Laser Cataract Surgery and ORA

Laser-assisted cataract surgery is becoming more widely used, and the precision of custom laser cataract surgery adds a new dimension to obtaining the best possible vision post-operatively. While the cataract laser can enhance the outcome in many patients, it is not required for a good result, and some eyes may not benefit or tolerate this laser therapy. Your doctor will review with you the options for laser. As a separate technology, a measuring device called “ORA” can be used during surgery to help confirm that the best lens implant power is used; the ORA gives the doctor another reading on how the eye focuses after cataract removal and often allows some “fine tuning” of IOL power.


Lasers used in cataract surgery (such as LenSx) have been used for many years, and create a tightly controlled sequence of tiny energy pulses that help to make precise incisions and help to break apart (soften) the cataract. It can also treat mild astigmatism if needed. When surgery is performed, the laser is used first and then the remainder of the procedure is completed using ultrasound. While an option for many patients, most current insurance plans do not cover the use of lasers to assist in cataract surgery.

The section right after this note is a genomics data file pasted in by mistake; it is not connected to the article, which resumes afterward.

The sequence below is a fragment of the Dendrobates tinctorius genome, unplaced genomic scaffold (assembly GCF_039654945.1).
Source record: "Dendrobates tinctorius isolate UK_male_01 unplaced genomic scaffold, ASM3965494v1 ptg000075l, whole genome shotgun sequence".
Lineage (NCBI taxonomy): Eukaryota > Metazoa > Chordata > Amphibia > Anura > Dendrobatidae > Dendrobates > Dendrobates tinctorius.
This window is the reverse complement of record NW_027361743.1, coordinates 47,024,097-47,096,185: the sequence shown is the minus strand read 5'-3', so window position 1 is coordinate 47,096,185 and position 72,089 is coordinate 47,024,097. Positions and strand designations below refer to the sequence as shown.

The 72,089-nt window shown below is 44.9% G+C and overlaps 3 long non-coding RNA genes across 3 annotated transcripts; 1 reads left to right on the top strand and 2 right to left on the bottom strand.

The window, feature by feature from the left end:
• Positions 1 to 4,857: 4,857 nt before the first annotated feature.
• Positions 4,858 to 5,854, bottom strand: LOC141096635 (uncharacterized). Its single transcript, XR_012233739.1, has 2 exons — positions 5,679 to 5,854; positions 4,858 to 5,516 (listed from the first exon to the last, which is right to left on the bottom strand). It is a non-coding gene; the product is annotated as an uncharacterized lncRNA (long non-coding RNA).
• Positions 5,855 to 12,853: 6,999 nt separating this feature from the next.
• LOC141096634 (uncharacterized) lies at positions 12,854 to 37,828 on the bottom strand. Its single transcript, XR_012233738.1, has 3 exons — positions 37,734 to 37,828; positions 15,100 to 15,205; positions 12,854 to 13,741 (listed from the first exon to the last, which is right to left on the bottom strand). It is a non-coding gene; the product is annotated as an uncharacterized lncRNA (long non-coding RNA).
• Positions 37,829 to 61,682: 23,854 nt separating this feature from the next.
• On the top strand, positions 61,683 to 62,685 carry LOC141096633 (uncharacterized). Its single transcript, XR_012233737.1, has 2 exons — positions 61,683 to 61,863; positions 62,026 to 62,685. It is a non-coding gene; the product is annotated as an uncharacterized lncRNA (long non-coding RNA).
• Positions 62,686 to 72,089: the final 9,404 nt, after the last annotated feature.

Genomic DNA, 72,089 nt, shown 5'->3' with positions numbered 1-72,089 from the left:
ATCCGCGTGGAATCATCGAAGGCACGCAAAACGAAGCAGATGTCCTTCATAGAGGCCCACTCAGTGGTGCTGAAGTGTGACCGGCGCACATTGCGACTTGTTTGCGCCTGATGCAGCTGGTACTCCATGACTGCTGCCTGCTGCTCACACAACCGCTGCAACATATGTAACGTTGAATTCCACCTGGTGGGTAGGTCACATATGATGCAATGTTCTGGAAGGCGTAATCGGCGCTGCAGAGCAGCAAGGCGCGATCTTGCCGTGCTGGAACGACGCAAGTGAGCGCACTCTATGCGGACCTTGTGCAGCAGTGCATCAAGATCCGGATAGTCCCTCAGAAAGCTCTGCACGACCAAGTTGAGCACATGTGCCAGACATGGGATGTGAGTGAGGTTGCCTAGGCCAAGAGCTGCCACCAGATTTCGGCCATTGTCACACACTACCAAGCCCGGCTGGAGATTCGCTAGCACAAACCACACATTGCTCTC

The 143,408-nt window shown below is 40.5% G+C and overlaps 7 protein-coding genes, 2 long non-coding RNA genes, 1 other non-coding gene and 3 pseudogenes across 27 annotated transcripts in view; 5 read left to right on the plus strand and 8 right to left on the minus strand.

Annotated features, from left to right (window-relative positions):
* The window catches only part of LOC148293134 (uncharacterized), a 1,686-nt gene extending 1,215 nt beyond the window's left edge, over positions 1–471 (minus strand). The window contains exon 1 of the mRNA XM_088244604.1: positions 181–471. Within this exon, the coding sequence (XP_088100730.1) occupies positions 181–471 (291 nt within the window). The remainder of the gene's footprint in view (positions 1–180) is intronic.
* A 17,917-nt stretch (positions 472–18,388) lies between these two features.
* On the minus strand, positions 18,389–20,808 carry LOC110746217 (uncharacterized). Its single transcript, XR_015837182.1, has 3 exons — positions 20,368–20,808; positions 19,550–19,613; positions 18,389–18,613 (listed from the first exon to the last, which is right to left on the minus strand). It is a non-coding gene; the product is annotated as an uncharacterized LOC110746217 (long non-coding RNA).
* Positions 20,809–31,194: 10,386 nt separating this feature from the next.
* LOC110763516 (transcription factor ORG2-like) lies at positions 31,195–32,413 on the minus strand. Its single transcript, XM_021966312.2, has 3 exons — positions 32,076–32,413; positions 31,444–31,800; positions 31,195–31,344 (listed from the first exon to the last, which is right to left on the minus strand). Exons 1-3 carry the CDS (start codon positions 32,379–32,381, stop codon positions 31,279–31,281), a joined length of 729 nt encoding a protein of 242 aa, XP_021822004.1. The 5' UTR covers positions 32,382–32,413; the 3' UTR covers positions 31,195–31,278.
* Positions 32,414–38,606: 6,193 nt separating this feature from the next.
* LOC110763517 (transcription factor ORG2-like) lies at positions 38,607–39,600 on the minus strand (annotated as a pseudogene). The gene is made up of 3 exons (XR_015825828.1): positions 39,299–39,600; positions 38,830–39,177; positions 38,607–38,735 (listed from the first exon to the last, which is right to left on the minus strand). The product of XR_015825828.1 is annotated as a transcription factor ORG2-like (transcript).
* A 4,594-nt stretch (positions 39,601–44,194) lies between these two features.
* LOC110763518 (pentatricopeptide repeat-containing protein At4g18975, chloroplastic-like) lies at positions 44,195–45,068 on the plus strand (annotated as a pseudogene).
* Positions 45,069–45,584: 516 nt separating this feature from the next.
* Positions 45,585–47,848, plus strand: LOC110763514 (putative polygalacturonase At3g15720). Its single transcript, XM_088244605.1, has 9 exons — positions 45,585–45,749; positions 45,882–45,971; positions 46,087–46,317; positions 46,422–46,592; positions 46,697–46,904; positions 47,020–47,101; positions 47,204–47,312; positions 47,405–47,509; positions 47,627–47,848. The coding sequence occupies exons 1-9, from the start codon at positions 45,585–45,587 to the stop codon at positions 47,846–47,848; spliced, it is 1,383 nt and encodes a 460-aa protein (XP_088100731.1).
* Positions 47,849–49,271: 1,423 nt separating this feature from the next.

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ORA System (Optiwave Refractive Analysis)

The ORA intraoperative aberrometry system is connected to the operating microscope and provides a real-time analysis of the eye’s focusing ability during surgery. By doing so, the surgeon can confirm the best lens implant to place inside the eye, based on the preoperative plan.


The ORA is especially helpful when there is a question about pre-operative eye measurements and lens implant planning, and especially valuable in cases where patients have had previous refractive surgery such as RK, PRK or LASIK. Previous refractive surgery of the cornea makes selecting the “best” IOL power challenging, and the ORA adds additional useful information in the achievement of that goal.

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